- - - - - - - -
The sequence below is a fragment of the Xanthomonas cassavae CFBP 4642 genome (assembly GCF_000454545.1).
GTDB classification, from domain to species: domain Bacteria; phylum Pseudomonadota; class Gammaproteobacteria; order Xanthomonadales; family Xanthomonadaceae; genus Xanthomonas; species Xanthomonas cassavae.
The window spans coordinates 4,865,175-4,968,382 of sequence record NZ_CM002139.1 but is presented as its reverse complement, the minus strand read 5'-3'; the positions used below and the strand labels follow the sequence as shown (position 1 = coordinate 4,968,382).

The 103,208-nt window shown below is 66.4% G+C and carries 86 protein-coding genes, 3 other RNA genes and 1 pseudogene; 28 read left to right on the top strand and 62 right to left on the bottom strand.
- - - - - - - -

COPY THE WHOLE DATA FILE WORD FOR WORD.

The sequence below is a fragment of the Xanthomonas cassavae CFBP 4642 genome (assembly GCF_000454545.1).
GTDB classification, from domain to species: domain Bacteria; phylum Pseudomonadota; class Gammaproteobacteria; order Xanthomonadales; family Xanthomonadaceae; genus Xanthomonas; species Xanthomonas cassavae.
The window spans coordinates 4,865,175-4,968,382 of sequence record NZ_CM002139.1 but is presented as its reverse complement, the minus strand read 5'-3'; the positions used below and the strand labels follow the sequence as shown (position 1 = coordinate 4,968,382).

The 103,208-nt window shown below is 66.4% G+C and carries 86 protein-coding genes, 3 other RNA genes and 1 pseudogene; 28 read left to right on the top strand and 62 right to left on the bottom strand.